• Click on the scroll down menu “Actions” and and choose “Edit”
actions_edit

actions_edit

  • Click on the scroll down menu “Actions” and and choose “Edit”
  • Click “Downloads”
downloads

downloads

  • 1. Select HiDef MP4 file, 2. Click “download” and 3. click on “Download Media”
save

save

  •  save your file to a location of your choice

your social media account cracked

This is what happens when someone hacks your Spotify account

quizzes for practice and training

Five Types of Quizzes That Deepen Engagement with Course Content

By:

Tropman, E., (2014). In defense of reading quizzes. International Journal of Teaching and Learning in Higher Education, 26 (1), 140-146.

Brame, C. J. and Biel, R., (2015). Test-enhanced learning: The potential for testing to promote greater learning in undergraduate science courses. Cell Biology Education—Life Sciences Education, 14 (Summer), 1-12.

Collaborative quizzing
Quizzing with resources
Quizzing after questioning
Online quizzes completed before class

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Top Five Tips for Creating Training Quizzes

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More on the use of quizzes as a conversation starter and/or training tool (versus assessment tool) in this IMS blog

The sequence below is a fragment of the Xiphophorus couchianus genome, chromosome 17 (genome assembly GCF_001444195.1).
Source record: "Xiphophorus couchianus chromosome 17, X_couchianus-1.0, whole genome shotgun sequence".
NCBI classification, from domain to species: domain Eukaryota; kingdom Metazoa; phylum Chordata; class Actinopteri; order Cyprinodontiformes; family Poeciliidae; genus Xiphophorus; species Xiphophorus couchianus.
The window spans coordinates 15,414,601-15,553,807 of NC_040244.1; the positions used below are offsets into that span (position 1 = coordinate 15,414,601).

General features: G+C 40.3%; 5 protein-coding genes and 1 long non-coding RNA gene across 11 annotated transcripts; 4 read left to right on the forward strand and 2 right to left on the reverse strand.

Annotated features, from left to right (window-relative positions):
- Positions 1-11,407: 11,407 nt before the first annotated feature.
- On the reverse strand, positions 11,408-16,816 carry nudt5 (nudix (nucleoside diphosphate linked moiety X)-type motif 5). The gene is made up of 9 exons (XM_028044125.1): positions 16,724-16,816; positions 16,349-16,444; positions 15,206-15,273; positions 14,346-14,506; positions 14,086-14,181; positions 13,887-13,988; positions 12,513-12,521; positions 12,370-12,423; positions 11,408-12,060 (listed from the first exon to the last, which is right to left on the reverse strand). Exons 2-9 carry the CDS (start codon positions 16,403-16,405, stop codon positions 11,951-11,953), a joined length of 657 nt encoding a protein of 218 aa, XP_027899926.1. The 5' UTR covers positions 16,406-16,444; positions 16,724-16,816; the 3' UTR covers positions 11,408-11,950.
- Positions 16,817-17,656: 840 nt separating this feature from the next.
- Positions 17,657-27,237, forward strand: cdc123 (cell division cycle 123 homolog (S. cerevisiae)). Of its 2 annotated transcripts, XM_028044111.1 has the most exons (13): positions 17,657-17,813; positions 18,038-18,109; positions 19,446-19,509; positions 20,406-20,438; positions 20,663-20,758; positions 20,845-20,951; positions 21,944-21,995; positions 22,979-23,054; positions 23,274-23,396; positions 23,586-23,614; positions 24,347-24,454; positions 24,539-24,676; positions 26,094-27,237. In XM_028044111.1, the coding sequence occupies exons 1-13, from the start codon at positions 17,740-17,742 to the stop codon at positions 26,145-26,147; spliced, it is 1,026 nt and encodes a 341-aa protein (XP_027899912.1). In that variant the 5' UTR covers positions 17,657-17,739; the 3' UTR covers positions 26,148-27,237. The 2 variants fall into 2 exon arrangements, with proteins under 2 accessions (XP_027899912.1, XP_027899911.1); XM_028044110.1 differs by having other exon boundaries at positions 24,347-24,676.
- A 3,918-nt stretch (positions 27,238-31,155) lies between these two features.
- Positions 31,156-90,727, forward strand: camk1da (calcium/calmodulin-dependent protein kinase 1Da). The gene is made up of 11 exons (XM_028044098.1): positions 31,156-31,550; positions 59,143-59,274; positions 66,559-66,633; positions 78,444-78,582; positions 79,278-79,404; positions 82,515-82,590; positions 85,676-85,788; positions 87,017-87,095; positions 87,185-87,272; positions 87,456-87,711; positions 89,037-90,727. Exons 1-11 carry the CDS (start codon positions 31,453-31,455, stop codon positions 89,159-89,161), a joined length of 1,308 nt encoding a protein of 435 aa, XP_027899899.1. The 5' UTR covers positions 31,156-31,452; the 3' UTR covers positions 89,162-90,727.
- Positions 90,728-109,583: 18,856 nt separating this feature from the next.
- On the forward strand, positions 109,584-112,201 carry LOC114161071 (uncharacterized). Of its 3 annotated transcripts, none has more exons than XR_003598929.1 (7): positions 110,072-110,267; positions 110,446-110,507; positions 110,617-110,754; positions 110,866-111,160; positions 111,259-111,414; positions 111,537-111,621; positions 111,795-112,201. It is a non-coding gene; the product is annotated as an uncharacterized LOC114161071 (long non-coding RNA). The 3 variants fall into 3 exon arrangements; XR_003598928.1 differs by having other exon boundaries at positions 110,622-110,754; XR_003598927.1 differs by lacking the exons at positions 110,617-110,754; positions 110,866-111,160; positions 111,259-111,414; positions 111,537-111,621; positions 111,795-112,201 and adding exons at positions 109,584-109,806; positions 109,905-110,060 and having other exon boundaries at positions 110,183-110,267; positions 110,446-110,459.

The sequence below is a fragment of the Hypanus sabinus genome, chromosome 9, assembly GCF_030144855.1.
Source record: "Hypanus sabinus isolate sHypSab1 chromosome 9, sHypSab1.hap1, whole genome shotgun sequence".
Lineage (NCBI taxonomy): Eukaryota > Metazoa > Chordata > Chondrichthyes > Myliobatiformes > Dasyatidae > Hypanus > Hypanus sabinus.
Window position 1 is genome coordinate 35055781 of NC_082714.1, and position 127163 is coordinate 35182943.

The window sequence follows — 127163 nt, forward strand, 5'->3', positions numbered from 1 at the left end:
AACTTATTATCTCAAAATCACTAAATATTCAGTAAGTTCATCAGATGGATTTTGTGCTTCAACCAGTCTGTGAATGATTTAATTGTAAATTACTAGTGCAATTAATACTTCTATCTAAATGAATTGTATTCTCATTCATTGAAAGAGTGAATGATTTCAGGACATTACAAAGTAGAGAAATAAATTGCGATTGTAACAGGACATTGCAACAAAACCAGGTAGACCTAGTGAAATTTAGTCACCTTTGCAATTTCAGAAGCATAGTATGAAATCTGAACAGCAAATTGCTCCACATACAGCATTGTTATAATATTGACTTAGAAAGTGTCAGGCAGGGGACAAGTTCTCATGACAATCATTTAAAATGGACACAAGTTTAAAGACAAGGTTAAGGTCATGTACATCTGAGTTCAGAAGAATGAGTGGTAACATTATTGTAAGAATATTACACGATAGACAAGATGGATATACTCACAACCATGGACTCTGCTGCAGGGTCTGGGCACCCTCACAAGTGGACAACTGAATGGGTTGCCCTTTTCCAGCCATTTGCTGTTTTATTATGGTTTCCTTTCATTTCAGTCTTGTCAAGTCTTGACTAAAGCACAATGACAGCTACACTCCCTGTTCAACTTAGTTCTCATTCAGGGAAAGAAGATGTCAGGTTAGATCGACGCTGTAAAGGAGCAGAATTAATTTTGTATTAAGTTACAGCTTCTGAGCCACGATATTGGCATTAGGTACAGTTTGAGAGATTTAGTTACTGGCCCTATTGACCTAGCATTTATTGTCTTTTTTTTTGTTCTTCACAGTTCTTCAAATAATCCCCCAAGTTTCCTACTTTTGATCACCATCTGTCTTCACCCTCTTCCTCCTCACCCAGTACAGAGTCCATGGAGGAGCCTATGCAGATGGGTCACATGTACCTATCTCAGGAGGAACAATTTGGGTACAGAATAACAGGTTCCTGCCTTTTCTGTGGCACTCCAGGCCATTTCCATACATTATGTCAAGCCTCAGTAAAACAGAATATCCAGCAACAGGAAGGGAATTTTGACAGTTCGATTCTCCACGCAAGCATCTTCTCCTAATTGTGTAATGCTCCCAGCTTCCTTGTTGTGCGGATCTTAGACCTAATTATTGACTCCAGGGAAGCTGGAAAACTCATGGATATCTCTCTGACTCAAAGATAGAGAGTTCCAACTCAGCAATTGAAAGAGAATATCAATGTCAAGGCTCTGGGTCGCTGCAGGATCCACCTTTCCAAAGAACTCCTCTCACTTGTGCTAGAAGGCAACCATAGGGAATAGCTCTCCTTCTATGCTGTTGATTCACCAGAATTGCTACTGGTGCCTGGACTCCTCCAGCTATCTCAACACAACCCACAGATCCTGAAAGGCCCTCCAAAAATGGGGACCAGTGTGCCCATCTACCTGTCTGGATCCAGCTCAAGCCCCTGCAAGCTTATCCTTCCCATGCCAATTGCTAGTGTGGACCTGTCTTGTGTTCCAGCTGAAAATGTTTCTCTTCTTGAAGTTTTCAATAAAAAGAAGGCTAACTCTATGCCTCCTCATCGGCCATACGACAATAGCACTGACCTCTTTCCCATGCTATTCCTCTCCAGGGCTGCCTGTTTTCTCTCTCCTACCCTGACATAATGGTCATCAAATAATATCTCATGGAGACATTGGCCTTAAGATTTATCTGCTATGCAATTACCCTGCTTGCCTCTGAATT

http://blog.stcloudstate.edu/ims/2012/11/28/quizzes-and-fun-games-gamification/

student-centered learning literature review

resources on student-centered learning and the use of rubrics, multimedia, social media to personalize and engage learners

WHAT:
what is student-centered learning:
Student-centered learning, also known as learner-centered education, broadly encompasses methods of teaching that shift the focus of instruction from the teacher to the student. In original usage, student-centered learning aims to develop learner autonomy and independence [1] by putting responsibility for the learning path in the hands of students.[2][3][4] Student-centered instruction focuses on skills and practices that enable lifelong learning and independent problem-solving.[5] Student-centered learning theory and practice are based on the constructivist learning theory that emphasizes the learner’s critical role in constructing meaning from new information and prior experience. https://en.wikipedia.org/wiki/Student-centred_learning

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Student-centered learning moves students from passive receivers of information to active participants in their own discovery process. What students learn, how they learn it and how their learning is assessed are all driven by each individual student’s needs and abilities.

At the system level, this requires implementing curriculum planning practices, pedagogy and assessment methods that support a student-centric approach. In the classroom, teachers craft instruction and apply technology in a way that best serves each student’s learning journey. Technology use is always guided by two primary criteria:

  1. What’s appropriate for the task at hand?
  2. How can activities be designed to develop higher-order thinking skills?

http://www.iste.org/standards/essential-conditions/student-centered-learning